TROY LEWIS V BRAUN-BRUMFIELD INC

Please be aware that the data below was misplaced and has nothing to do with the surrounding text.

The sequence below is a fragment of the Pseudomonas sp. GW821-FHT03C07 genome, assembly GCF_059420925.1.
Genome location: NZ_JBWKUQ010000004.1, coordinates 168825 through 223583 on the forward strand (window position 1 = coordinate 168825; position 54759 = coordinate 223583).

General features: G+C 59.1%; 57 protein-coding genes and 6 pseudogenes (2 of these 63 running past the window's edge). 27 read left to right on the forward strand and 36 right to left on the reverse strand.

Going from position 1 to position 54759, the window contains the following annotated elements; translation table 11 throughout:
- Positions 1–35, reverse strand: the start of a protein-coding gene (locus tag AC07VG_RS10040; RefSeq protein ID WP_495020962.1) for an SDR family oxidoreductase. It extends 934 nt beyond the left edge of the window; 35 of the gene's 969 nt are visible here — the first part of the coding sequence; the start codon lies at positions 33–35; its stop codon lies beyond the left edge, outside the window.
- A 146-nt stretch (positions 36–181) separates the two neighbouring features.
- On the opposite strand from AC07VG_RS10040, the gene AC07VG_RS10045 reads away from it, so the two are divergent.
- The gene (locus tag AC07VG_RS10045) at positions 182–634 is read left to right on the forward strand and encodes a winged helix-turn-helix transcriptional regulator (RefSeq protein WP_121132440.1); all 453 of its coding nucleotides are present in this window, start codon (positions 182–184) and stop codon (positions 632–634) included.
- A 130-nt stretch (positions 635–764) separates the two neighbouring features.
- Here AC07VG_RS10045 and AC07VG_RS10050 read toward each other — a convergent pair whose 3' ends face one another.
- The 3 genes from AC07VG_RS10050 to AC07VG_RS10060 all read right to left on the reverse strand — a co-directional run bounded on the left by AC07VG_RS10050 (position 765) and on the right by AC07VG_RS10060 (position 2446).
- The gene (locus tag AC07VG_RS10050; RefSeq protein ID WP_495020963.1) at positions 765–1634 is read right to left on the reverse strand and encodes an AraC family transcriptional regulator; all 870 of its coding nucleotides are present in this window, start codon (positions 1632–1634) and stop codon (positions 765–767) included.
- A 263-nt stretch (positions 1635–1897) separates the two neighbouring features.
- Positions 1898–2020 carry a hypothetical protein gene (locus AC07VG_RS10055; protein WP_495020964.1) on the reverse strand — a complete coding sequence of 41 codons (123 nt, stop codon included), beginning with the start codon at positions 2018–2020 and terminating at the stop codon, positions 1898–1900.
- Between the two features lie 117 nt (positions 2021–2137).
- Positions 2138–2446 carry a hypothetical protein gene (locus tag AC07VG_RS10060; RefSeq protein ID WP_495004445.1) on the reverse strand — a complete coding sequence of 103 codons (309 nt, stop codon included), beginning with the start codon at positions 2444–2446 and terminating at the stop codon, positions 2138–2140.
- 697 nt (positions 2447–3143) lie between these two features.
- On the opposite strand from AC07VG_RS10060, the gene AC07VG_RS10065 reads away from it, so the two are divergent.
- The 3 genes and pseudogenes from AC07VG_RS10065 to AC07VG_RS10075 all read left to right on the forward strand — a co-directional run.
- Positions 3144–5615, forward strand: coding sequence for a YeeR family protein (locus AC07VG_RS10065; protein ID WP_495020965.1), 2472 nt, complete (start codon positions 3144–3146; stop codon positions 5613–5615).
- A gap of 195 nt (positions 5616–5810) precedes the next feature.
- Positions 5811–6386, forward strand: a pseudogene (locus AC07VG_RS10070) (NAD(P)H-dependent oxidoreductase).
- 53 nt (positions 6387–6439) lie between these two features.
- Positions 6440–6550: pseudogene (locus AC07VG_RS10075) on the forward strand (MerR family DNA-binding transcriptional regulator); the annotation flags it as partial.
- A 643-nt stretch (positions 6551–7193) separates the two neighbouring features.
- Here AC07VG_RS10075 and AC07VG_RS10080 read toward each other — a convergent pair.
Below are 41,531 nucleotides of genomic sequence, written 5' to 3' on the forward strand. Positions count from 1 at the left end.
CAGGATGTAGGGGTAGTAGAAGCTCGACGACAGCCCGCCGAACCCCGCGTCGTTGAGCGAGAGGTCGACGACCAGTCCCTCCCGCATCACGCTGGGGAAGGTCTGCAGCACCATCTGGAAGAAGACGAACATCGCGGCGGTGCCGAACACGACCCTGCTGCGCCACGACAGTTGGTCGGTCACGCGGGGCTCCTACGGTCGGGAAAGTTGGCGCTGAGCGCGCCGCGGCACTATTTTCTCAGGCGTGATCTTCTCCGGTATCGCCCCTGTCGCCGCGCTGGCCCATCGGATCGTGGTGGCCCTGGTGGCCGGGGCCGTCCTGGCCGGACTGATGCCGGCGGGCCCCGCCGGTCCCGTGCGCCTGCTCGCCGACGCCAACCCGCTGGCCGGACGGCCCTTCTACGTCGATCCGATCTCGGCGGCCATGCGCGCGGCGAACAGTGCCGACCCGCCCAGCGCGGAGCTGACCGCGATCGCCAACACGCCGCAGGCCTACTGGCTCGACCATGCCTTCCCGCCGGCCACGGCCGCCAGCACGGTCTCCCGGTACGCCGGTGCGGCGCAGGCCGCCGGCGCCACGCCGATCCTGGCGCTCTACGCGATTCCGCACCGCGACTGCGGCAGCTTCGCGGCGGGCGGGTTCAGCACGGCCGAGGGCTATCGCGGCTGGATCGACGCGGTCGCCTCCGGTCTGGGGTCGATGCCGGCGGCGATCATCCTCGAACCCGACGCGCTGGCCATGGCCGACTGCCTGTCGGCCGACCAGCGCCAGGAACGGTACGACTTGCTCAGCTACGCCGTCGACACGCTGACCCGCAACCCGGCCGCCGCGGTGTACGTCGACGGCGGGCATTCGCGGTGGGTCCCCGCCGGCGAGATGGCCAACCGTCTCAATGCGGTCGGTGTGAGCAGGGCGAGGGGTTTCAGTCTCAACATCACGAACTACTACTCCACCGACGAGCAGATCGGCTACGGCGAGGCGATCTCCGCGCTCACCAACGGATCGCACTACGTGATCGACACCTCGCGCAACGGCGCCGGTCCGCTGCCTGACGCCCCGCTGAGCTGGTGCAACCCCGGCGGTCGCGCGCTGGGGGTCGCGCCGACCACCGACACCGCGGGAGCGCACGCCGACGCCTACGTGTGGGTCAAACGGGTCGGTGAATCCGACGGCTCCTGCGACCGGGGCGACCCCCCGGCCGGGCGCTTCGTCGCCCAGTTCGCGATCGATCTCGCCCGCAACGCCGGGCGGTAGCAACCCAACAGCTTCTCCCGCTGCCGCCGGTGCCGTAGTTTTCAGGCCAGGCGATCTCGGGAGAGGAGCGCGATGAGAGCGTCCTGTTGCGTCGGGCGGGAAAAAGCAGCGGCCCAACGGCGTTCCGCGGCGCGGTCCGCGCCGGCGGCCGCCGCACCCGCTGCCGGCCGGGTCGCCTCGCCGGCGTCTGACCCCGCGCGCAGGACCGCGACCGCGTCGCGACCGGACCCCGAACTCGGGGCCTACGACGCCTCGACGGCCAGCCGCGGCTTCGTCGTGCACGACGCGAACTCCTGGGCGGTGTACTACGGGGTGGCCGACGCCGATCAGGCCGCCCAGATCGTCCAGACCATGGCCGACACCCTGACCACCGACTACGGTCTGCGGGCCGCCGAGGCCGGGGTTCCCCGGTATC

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STATE OF MICHIGAN COURT OF APPEALS TROY LEWIS and LOLA LEWIS, UNPUBLISHED May 22, 1998 Plaintiffs-Appellees/ Cross-Appellants, v No. 196683 Washtenaw Circuit Court LC No. 94-003333-CZ BRAUN-BRUMFIELD, INC., and DAVID P. GROEBER, Defendants-Appellants/ Cross-Appellees. Before: Young, Jr., P.J., and Wahls and White, JJ. PER CURIAM. Plaintiff Troy Lewis sued his former employer, defendant Braun-Brumfield, Inc. (BBI), and its former operations manager, David P. Groeber, for age discrimination in violation of the Elliott-Larsen Civil Rights Act, MCL 37.2101 et seq.; MSA 3.548(101) et seq. Lola Lewis, plaintiff’s wife, asserted a derivative claim for loss of consortium.1 Following a bench trial, the court found that BBI had discriminated against plaintiff based upon his age in violation of the Civil Rights Act. The trial court awarded plaintiff $309,000 in damages for lost earnings, benefits, and emotional distress, but rejected Mrs. Lewis’ claim for loss of consortium as well as plaintiff’s claims brought against Groeber individually.2 BBI appeals as of right from that judgment. Plaintiffs cross-appeal the trial court’s determination of damages as well the dismissal of Mrs. Lewis’ loss of consortium claim. We affirm in part, reverse in part, and remand for recalculation of damages. BBI is a book manufacturing company located in Ann Arbor. Plaintiff had been employed at BBI since 1963. He progressed steadily through BBI’s production department and was promoted to plant manager in 1989. As plant manager, he reported directly to BBI’s president. Plaintiff received excellent performance reviews from 1989 through 1991, and presented additional evidence that he performed his job in a commendable manner through February 1994. He received raises and year-end bonuses each year he served as plant manager, including 1993. In 1993 plaintiff’s plant manager salary was $67,700, plus a $15,000 bonus for 1992. -1­ In 1988, BBI was acquired by Sheridan Press. Sheridan made Arnold Ziroli president of BBI in 1992. In August 1993, Ziroli told plaintiff that he was looking for an operations manager for the BBI plant. The operations manager job appeared virtually identical to the plant manager position. In February 1994, Ziroli asked plaintiff to step down as plant manager and offered him the job of supervisor of camera/opticopy, which was two management levels lower than the plant manager position and paid $45,500 per year. Plaintiff accepted this new position in February 1994. Ziroli himself assumed the plant/operations manager duties until May 1994, when he hired David Groeber as operations manager. At the time of this first demotion, plaintiff was fifty-four years old, Ziroli was fifty years old, and Groeber was fifty-nine years old. After a dispute with Ziroli, Groeber left BBI in December 1994, and Ziroli again took over the plant/operations manager’s duties until August 1995, when thirty-four-year-old Carl Whitley was promoted to production manager. On September 13, 1994, Groeber told plaintiff that they were reorganizing the prepress department at BBI and eliminating the supervisor of camera/opticopy position. Plaintiff was offered one of two entry-level jobs, both of which paid less than $30,000 per year. The camera/opticopy supervisors job duties were assumed by the prepress supervisor, a new position. In November 1994, BBI hired a thirty-seven-year-old as prepress supervisor. Plaintiff was not offered the new job of prepress supervisor, which was not posted at the time he was demoted from his position as supervisor of camera/opticopy. Plaintiff had previously worked as prepress supervisor for seventeen years, and was quite familiar with the current technologies in use for that job. In fact, plaintiff had asked to be made prepress supervisor after his first demotion. Rather than take one of the hourly jobs offered to him, plaintiff tendered his resignation. In November 1994, plaintiff accepted an offer to work as a manufacturing consultant for Prizma Industries, a Colorado book printer, at $52,000 per year. Plaintiff was still employed at Prizma at the time of trial. In contrast to his employment at BBI, plaintiff received limited health benefits at Prizma and no pension benefits. Following a bench trial, the court found that defendant had discriminated against plaintiff based upon his age by replacing him as plant manager and by demoting him from the subsequent supervisor job. The court ruled that the fact that Groeber was older than plaintiff did not defeat plaintiff’s age discrimination claim with respect to plaintiff’s demotion from the plant manager job. The trial court awarded damages in the amount of $309,000, including $50,000 for “[e]motional distress and embarassment and humiliation,” as well as attorney fees of $45,000, costs of $7,798.19, and statutory prejudgment interest. However, the court declined to award damages either for a bonus that plaintiff claimed he earned in 1993 as plant manager, or for bonuses that plaintiff claimed he would have been entitled to in the future. The trial court also dismissed Mrs. Lewis’ loss of consortium claim, as well as plaintiff’s claims brought against Groeber individually. The trial court denied BBI’s motion for new trial, but granted its motion for mediation sanctions, awarding sanctions in the amount of $4,000. I BBI first disputes the trial court’s factual findings, arguing that plaintiff failed to prove that either of his demotions were a result of age discrimination. A trial court’s findings of fact in a bench trial will -2­ not be set aside unless clearly erroneous. MCR 2.613(C); Phardel v Michigan, 120 Mich App 806, 812; 328 NW2d 108 (1982). Findings are clearly erroneous when, although there is evidence to support them, the reviewing court is left with a firm conviction that a mistake has been made. Phardel, supra. A We agree with BBI that plaintiff failed to prove age discrimination in his initial demotion from the plant manager position. Because plaintiff introduced no direct evidence of age discrimination, in order to prove his claim, plaintiff was obligated to establish a prima facie case under the familiar approach established in McDonnell Douglas v Green, 411 US 792; 93 S Ct 1817; 36 L Ed 2d 668 (1973).3 Under the McDonnell Douglas approach, when the plaintiff’s claim is based on discharge from employment, a prima facie case creating a rebuttable presumption of age discrimination requires a showing by the plaintiff that “(1) the plaintiff is a member of a protected class, (2) the plaintiff was discharged, (3) the plaintiff was qualified for the position, and (4) the plaintiff was replaced by a younger person.” Meagher v Wayne State University, 222 Mich App 700, 711; 565 NW2d 401 (1997).4 If the plaintiff is successful in establishing a prima facie case, the burden of production shifts to the defendant to articulate a legitimate, nondiscriminatory reason for its decision. Id. If the defendant makes such an articulation, the plaintiff bears the burden of persuading the factfinder that the employer’s proferred reason was merely a pretext to discrimination. Id. Plaintiff argued, and the trial court agreed, that plaintiff was “replaced” as plant manager by thirty-four-year-old Whitley, who, as stated, became plant/operations manager in August 1995, ten months after plaintiff terminated his employment with BBI and eighteen months after plaintiff was demoted, during which time the job was exclusively performed by Ziroli (fifty years old) and Groeber (fifty-nine years old).5 In order to overcome this obvious problem in his proofs under the “replaced by a younger person” element of the McDonnell Douglas paradigm, plaintiff argues that he was “older” than Ziroli, and further that Groeber’s tenure was limited and he was not a true replacement for plaintiff. We find the four year age difference between plaintiff and Ziroli (respectively aged fifty-four and fifty) to be legally insignificant giving rise to no presumption of discrimination.6 Further, we reject as too attenuated plaintiff’s claim that he was “replaced” by Whitley when (1) Whitley was placed 1 ½ years after plaintiff was demoted, and (2) previous to this placement, the plant manager position was held by persons who were either very close to plaintiff’s age (Ziroli) or older (Groeber). The trial court clearly erred in finding that plaintiff established that his demotion from the plant manager position was a result of unlawful age discrimination. B BBI contends that plaintiff failed to carry his burden of rebutting BBI’s proffered nondiscriminatory reasons behind his demotion from the supervisor of camera/opticopy position and proving that age discrimination was a motivating factor in that decision. We disagree. -3­ BBI’s primary nondiscriminatory reason proffered for its action was that it was reorganizing the company in order to achieve maximum efficiency and so acting out of economic necessity, and that the thirty-seven-year-old it hired to replace plaintiff was the better candidate. However, the record contains circumstantial evidence from which it is reasonable to infer that BBI used its reorganizations to remove or demote its older production supervisors. BBI claimed that plaintiff was demoted because he failed as supervisor of camera/opticopy. However, the record reveals little or no evidence which would indicate that plaintiff’s performance was substandard. We are not persuaded that the trial court clearly erred in finding that age discrimination was a motivating factor behind BBI’s decision to demote plaintiff from his supervisory position. II We have reviewed the remainder of BBI’s claims of error and conclude that none of them require reversal. III On cross-appeal, plaintiffs argue that the trial court erred in finding that Mrs. Lewis did not suffer loss of consortium due to BBI’s actions. We disagree. While Mrs. Lewis may have suffered mental anguish and disruption to her life caused by the loss of plaintiff’s job and the family’s subsequent move to Colorado, we are not persuaded that this species of injury falls within the ambit of those normally associated with loss of consortium damages under Michigan law, such as loss of conjugal fellowship, companionship, services, or other “incidents of the marriage relationship.” See Berryman v Kmart, 193 Mich App 88, 94; 483 NW2d 642 (1992). The trial court did not clearly err in finding no loss of consortium. MCR 2.613(C); Triple E v Mastronardi, 209 Mich App 165, 171; 530 NW2d 772 (1995). IV Plaintiffs next contend that the trial court erred in failing to consider the regular year-end bonuses which plaintiff received as plant manager when calculating his damages for lost earnings. However, this issue is moot because we are reversing the trial court’s finding that plaintiff’s demotion from the plant manager position was motivated by age discrimination. On remand, the trial court is directed to recalculate economic damages based upon plaintiff’s compensation as supervisor of camera/opticopy. Affirmed in part, reversed in part, and remanded for further proceedings consistent with this opinion. We do not retain jurisdiction. /s/ Myron H. Wahls /s/ Robert P. Young, Jr. -4­ 1 Because Mrs. Lewis’ claim was merely derivative, any reference to “plaintiff” in the singular will be to Mr. Lewis only. 2 In addition to the civil rights claim made a gainst Groeber individually, plaintiffs also alleged that Groeber tortiously interfered with a contractual relationship between plaintiff and BBI. Plaintiffs do not appeal the trial court’s judgment of no cause of action on those claims. 3 “‘Direct evidence and the McDonnell Douglas formulation are simply different evidentiary paths by which to resolve the ultimate issue of [the] defendant’s discriminatory intent.’” Harrison v Olde Financial Corp, 225 Mich App 601, 610; 572 NW2d 679 (1997) (citation omitted). 4 The McDonnell Douglas approach was adopted by our Supreme Court in Matras v Amoco Oil Co, 424 Mich 675; 385 NW2d 586 (1986), and recently has been reaffirmed. See Lytle v Malady, 456 Mich 1, 27-30; 566 NW2d 582 (1997); Town v Michigan Bell Telephone Co, 455 Mich 688, 694­ 696; 568 NW2d 64 (1997). 5 Plaintiff conceded at oral argument that the duties of the plant/operations manager position from February 1994 (after plaintiff was demoted) until August 1995 (when Whitley was promoted) were performed only by Ziroli or Groeber. 6 BBI, relying on Lytle, supra at 35-36, urges that a plaintiff in an age discrimination case must prove that he was replaced by a “substantially younger” person. While we note that our Supreme Court was careful to indicate that this standard was particularly relevant in a reduction in force case, the rationale for employing this standard is equally applicable in the garden variety age discrimination suit. Such a conclusion is aptly illustrated by the weakness of plaintiff’s argument in this case. Unlike the analogous federal Age Discrimination in Employment Act (ADEA), 29 USC 621 et seq., the Civil Rights Act contains no designated protected group (i.e., persons older than forty), but merely prohibits discrimination on the basis of age. Consequently, given that the McDonnell Douglas paradigm creates a presumption of unlawful discrimination in the absence of an articulated legitimate, nondiscriminatory business reason, see Lytle, supra at 29, we conclude that de minimus differentials in age between the plaintiff and the purported replacement cannot give rise to a presumption of age discrimination. -5­